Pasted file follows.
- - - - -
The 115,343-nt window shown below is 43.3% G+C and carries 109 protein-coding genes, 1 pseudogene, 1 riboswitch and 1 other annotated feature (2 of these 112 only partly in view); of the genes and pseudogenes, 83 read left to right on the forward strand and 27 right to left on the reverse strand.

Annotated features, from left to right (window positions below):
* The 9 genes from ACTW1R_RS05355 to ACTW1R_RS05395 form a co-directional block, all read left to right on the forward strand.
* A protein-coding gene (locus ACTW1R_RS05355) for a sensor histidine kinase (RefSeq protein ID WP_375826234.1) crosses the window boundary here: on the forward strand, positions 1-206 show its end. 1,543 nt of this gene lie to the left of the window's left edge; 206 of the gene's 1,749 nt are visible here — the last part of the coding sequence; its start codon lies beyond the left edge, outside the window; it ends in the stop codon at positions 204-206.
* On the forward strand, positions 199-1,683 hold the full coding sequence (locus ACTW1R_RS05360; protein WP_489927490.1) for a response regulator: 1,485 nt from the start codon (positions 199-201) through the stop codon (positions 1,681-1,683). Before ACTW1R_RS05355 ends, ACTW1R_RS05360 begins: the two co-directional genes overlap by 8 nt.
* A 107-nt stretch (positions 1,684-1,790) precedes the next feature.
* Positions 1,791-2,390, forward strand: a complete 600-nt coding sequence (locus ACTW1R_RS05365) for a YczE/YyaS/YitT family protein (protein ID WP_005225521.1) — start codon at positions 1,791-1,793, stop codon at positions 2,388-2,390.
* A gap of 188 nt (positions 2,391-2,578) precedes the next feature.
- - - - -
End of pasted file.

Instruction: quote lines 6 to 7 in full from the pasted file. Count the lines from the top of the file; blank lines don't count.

* A 107-nt stretch (positions 1,684-1,790) precedes the next feature.
* Positions 1,791-2,390, forward strand: a complete 600-nt coding sequence (locus ACTW1R_RS05365) for a YczE/YyaS/YitT family protein (protein ID WP_005225521.1) — start codon at positions 1,791-1,793, stop codon at positions 2,388-2,390.